How to efficiently secure your water supply. It’s Important.
You’ve decided to take a step to be water self-sufficient. It’s a good move. Here are some tips to get the most out of your installation.
Choosing a water tank
Before you settle on a water tank, you need to consider three things:
- How much space have you got for a water tank?
- How much water do you need to store? Do you need enough to run your household or just enough to water your garden and top up your pool?
- How much water are you going to be able to collect? The larger the roof, the more water will flow into the tank.
It is best to buy the biggest water tank that budget, space and practicality allow. Remember, your tank will need to be installed on a smooth and level surface. Level paving is good enough, but you may have to build a concrete plinth at least 85mm thick or install an adequately designed tank stand.
Maintenance saves you money.
The suitable rainwater harvesting systems are low maintenance. However, there are a few things you can do to make sure that you protect the quality of your water and extend the life of your system.
Except for thatched roofs, all rooftops are suitable for water harvesting. Also, it is essential to clean your roof in the dry season before the rains start to protect your water quality. This prevents dust, leaves, animal excrement and dead insects from finding their way into your water supply. Then, check your roof for debris once a month during the rainy season.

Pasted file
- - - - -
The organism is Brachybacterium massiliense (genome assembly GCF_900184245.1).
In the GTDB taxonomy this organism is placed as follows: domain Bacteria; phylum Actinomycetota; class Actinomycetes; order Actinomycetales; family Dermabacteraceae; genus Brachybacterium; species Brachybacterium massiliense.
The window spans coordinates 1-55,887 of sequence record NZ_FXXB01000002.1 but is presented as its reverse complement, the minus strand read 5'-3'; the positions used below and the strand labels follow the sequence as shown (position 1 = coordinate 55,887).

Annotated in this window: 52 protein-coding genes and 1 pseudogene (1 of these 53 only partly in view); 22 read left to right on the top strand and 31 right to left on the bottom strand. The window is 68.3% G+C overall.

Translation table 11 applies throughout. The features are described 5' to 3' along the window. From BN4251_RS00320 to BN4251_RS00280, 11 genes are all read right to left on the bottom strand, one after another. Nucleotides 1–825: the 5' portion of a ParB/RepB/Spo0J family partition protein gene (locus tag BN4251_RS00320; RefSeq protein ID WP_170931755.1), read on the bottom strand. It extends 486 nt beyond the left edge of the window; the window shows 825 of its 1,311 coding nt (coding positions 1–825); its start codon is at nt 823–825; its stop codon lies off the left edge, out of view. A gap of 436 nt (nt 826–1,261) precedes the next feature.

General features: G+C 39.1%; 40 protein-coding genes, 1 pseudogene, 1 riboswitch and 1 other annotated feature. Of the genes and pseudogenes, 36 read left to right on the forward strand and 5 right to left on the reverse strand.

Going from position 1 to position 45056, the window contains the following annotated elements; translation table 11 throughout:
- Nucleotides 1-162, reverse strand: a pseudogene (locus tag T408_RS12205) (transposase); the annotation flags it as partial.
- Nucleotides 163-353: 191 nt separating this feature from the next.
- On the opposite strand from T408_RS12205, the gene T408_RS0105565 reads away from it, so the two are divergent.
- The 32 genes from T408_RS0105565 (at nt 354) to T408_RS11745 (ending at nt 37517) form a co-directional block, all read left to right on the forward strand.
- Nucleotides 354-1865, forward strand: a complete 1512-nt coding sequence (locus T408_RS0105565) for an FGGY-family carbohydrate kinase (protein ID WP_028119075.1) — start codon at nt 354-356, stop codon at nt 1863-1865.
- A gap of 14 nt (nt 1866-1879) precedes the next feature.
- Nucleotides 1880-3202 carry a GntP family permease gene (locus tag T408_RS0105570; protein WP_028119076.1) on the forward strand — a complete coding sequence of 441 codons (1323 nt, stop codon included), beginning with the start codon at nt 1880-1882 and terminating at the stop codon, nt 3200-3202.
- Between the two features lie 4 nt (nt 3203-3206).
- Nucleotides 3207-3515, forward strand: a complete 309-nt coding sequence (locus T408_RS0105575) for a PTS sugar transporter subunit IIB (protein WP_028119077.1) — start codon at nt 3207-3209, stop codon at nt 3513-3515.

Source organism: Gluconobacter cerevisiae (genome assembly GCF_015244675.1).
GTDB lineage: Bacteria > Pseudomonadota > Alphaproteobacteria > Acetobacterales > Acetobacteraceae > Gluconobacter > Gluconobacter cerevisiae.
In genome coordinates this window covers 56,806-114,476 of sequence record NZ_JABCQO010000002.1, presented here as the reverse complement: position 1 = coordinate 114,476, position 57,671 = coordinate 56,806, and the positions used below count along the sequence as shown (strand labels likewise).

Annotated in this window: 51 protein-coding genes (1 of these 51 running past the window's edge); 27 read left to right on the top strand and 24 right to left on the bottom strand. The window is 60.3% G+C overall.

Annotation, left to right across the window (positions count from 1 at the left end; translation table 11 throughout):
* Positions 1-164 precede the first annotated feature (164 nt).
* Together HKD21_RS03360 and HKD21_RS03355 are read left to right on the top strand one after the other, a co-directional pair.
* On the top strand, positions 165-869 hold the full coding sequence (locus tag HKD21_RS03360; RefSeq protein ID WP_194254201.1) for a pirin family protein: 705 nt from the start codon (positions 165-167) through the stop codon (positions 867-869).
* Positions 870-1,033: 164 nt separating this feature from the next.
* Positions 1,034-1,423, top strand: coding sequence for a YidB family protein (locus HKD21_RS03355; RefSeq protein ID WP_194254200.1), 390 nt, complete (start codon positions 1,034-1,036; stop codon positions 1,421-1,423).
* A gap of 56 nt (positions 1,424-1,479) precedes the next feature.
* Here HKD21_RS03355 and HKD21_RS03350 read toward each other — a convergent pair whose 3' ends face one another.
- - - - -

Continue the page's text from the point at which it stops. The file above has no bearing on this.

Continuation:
Regularly cut back any overhanging branches.
Keep gutters free from leaves. Installing gutter mesh will make this easier.
These devices need to be checked regularly to ensure that they are free from leaves and that rainwater can pass through them.
First flush diverter
If a first flush diverter is installed, check and clean it out monthly. Ensure that the diverter is dripping out sufficiently to reset the system.
Keeping your tank clean
Inspect the inside of your tank every three months to make sure that leaf litter has not built up at the bottom of the tank. A properly designed system should not allow leaves and other material to enter the tank.